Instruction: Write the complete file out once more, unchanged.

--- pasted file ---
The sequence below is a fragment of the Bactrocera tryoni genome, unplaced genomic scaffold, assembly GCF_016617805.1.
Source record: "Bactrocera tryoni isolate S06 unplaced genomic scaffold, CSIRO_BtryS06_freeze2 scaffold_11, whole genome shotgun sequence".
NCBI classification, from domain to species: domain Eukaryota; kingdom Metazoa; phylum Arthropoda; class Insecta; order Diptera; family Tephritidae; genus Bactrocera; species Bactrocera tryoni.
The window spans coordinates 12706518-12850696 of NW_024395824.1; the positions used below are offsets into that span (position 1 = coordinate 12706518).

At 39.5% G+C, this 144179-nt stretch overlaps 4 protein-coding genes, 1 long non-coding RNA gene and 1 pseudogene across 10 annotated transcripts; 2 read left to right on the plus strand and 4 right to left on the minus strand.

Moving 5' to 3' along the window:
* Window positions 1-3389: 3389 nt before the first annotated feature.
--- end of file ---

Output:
The sequence below is a fragment of the Bactrocera tryoni genome, unplaced genomic scaffold, assembly GCF_016617805.1.
Source record: "Bactrocera tryoni isolate S06 unplaced genomic scaffold, CSIRO_BtryS06_freeze2 scaffold_11, whole genome shotgun sequence".
NCBI classification, from domain to species: domain Eukaryota; kingdom Metazoa; phylum Arthropoda; class Insecta; order Diptera; family Tephritidae; genus Bactrocera; species Bactrocera tryoni.
The window spans coordinates 12706518-12850696 of NW_024395824.1; the positions used below are offsets into that span (position 1 = coordinate 12706518).

At 39.5% G+C, this 144179-nt stretch overlaps 4 protein-coding genes, 1 long non-coding RNA gene and 1 pseudogene across 10 annotated transcripts; 2 read left to right on the plus strand and 4 right to left on the minus strand.

Moving 5' to 3' along the window:
* Window positions 1-3389: 3389 nt before the first annotated feature.